Since gaining planning permission though, developers have repeatedly sought to tweak the plans, in turn stripping out much of the elements that made the site interesting. As well as pushing more units in than were originally agreed, the developers have won planning permission to remove public art installations they originally agreed to, and now they are back to ask that a footbridge be removed from the plans too.
As part of creating a safe, attractive walking and cycling route through the site, a river walk running the full length was included, stopping pedestrians and cyclists coming into conflict with traffic on the site. Some of the creeks on the river make walking around them fairly lengthy, so a footbridge for both pedestrians and cyclists was proposed to allow these users to cross Cory’s Creek without going too far out of their way.
The proposal is set to be discussed at Medway Council’s Planning Committee next week, with officers proposing that the plans be accepted because the bridge would, er, reduce footfall to Costa:
This is a pretty wild reason to scrap a link that would be more direct and avoid forcing pedestrians and cyclists into the busy centre of the development which straddles the main road through the site. Good news for Costa though.
Still, if the bridge is scrapped, the developers will still have to pay what it would have cost toward other projects in the area. Which isn’t really good enough but it’s better than nothing. So where would the money go in this scenario?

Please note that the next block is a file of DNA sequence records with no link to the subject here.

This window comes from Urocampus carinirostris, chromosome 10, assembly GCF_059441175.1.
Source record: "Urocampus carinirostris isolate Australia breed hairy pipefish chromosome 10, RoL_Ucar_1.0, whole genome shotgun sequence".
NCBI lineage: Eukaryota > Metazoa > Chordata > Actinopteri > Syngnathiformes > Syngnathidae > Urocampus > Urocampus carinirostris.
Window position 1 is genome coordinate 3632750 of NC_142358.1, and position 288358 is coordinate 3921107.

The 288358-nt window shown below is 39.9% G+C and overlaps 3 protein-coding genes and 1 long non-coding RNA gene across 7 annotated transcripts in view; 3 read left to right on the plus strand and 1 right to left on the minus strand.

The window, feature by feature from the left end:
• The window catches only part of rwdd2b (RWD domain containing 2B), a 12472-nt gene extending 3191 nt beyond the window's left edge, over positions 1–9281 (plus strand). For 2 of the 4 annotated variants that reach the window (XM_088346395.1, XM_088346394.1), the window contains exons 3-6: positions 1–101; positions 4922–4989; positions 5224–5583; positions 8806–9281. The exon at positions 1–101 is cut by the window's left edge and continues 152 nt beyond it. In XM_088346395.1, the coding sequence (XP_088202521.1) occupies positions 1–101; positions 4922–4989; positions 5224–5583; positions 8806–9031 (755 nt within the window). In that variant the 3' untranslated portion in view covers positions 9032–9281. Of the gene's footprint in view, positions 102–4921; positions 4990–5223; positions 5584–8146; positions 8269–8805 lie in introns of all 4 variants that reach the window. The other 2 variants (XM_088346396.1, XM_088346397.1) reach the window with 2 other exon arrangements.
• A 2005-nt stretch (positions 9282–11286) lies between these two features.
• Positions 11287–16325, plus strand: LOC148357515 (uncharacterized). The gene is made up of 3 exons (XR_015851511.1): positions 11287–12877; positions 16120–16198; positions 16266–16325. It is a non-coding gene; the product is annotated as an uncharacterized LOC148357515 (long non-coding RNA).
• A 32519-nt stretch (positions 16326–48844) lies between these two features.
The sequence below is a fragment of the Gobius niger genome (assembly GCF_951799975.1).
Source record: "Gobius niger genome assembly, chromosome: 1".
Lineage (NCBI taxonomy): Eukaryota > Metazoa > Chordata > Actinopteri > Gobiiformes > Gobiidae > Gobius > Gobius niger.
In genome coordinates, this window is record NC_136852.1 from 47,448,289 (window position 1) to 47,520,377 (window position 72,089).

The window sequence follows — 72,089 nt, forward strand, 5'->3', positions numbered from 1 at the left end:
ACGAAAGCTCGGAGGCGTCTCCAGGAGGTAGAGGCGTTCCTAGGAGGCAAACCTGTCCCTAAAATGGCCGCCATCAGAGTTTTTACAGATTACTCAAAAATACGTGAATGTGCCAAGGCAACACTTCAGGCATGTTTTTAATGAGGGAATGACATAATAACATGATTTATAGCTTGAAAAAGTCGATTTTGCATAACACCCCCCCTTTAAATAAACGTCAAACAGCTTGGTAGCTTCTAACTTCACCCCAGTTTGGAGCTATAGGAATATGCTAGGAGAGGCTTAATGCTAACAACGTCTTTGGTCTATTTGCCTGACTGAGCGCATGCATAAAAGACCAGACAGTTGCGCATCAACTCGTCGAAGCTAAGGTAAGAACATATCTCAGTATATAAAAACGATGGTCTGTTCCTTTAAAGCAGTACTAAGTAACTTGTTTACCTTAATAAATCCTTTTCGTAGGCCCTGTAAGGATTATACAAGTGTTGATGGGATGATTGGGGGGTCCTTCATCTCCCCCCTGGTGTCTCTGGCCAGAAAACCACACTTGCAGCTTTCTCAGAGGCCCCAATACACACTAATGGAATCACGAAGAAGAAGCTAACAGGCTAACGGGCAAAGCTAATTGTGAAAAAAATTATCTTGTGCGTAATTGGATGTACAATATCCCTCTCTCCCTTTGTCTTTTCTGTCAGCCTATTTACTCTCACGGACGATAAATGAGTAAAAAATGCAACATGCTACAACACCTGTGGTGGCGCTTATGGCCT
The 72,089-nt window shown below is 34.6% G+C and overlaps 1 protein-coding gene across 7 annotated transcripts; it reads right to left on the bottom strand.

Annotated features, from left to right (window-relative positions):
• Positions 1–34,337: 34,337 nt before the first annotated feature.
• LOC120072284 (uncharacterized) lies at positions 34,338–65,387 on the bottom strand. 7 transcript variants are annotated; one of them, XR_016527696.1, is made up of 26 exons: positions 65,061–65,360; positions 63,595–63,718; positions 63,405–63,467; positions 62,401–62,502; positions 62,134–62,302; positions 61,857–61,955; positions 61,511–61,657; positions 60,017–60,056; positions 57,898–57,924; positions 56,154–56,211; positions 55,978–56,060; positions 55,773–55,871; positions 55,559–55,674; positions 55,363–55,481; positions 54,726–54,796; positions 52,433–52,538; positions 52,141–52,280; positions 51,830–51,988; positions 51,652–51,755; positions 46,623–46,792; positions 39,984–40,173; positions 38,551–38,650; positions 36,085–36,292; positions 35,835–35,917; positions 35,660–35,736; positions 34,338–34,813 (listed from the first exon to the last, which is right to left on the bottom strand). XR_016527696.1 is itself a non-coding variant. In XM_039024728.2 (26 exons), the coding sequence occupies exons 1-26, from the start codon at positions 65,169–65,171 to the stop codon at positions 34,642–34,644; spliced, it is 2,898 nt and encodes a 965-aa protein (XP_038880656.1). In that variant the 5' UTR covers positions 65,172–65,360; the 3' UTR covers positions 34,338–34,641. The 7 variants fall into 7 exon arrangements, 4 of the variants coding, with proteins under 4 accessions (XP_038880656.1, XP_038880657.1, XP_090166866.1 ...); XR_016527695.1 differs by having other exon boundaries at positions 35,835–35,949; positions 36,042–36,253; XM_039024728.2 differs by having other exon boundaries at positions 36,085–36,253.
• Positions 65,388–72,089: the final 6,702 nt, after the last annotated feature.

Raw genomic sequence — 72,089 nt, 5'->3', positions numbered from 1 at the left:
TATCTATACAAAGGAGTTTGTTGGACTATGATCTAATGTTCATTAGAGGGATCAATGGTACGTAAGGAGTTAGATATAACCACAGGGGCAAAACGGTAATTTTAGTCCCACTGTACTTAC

For that, we have several answers. In the first instance, the money would go to restoring Rochester Pier, which Medway Council recently allowed to fall into the river. If this isn’t financially viable, and it may not be as repairing a pier you’ve allowed to completely collapse doesn’t come cheap, there are other options:
So, as ever, all roads lead back to Dickens in these towns. Brilliant.
Covid in numbers
Cases: There are still no Medway-specific data, but 1.8% of the population in the south east are estimated to test positive for coronavirus this week, up from 1.7% last week.
Hospitalisations: There are currently 8 patients being treated for covid in Medway Hospital, with none of them on a ventilator. This is up 100% from last week.
Deaths: 2 new deaths were recorded this week, taking Medway to 998 covid deaths in total.